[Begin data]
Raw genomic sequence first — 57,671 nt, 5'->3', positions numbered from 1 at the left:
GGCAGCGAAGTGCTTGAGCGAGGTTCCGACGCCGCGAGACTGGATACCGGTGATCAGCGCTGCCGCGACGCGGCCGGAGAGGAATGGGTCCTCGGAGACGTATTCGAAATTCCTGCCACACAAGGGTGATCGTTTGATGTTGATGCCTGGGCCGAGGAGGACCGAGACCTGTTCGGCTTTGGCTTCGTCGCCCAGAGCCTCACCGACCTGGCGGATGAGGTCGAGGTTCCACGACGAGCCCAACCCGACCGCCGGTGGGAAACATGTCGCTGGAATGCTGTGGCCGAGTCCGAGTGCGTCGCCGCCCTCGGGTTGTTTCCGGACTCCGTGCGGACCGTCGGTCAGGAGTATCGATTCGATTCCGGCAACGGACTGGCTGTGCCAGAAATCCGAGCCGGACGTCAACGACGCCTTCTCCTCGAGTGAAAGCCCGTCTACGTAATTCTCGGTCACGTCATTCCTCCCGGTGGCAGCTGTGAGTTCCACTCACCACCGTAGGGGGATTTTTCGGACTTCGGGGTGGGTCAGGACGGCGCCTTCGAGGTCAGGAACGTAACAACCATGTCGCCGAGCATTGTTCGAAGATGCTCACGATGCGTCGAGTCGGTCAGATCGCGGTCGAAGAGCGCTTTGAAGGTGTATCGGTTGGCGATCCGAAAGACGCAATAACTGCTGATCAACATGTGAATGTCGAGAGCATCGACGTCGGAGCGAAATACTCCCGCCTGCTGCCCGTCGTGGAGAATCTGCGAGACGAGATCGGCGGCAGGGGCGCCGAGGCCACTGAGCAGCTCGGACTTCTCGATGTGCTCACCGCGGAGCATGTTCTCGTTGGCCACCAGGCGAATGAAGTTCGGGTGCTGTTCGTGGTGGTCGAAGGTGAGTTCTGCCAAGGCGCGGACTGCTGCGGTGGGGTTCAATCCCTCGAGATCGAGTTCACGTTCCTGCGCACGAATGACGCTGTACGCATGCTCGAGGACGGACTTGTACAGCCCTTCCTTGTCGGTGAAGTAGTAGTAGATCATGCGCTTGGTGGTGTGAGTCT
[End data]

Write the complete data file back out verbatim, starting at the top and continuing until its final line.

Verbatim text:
Raw genomic sequence first — 57,671 nt, 5'->3', positions numbered from 1 at the left:
GGCAGCGAAGTGCTTGAGCGAGGTTCCGACGCCGCGAGACTGGATACCGGTGATCAGCGCTGCCGCGACGCGGCCGGAGAGGAATGGGTCCTCGGAGACGTATTCGAAATTCCTGCCACACAAGGGTGATCGTTTGATGTTGATGCCTGGGCCGAGGAGGACCGAGACCTGTTCGGCTTTGGCTTCGTCGCCCAGAGCCTCACCGACCTGGCGGATGAGGTCGAGGTTCCACGACGAGCCCAACCCGACCGCCGGTGGGAAACATGTCGCTGGAATGCTGTGGCCGAGTCCGAGTGCGTCGCCGCCCTCGGGTTGTTTCCGGACTCCGTGCGGACCGTCGGTCAGGAGTATCGATTCGATTCCGGCAACGGACTGGCTGTGCCAGAAATCCGAGCCGGACGTCAACGACGCCTTCTCCTCGAGTGAAAGCCCGTCTACGTAATTCTCGGTCACGTCATTCCTCCCGGTGGCAGCTGTGAGTTCCACTCACCACCGTAGGGGGATTTTTCGGACTTCGGGGTGGGTCAGGACGGCGCCTTCGAGGTCAGGAACGTAACAACCATGTCGCCGAGCATTGTTCGAAGATGCTCACGATGCGTCGAGTCGGTCAGATCGCGGTCGAAGAGCGCTTTGAAGGTGTATCGGTTGGCGATCCGAAAGACGCAATAACTGCTGATCAACATGTGAATGTCGAGAGCATCGACGTCGGAGCGAAATACTCCCGCCTGCTGCCCGTCGTGGAGAATCTGCGAGACGAGATCGGCGGCAGGGGCGCCGAGGCCACTGAGCAGCTCGGACTTCTCGATGTGCTCACCGCGGAGCATGTTCTCGTTGGCCACCAGGCGAATGAAGTTCGGGTGCTGTTCGTGGTGGTCGAAGGTGAGTTCTGCCAAGGCGCGGACTGCTGCGGTGGGGTTCAATCCCTCGAGATCGAGTTCACGTTCCTGCGCACGAATGACGCTGTACGCATGCTCGAGGACGGACTTGTACAGCCCTTCCTTGTCGGTGAAGTAGTAGTAGATCATGCGCTTGGTGGTGTGAGTCT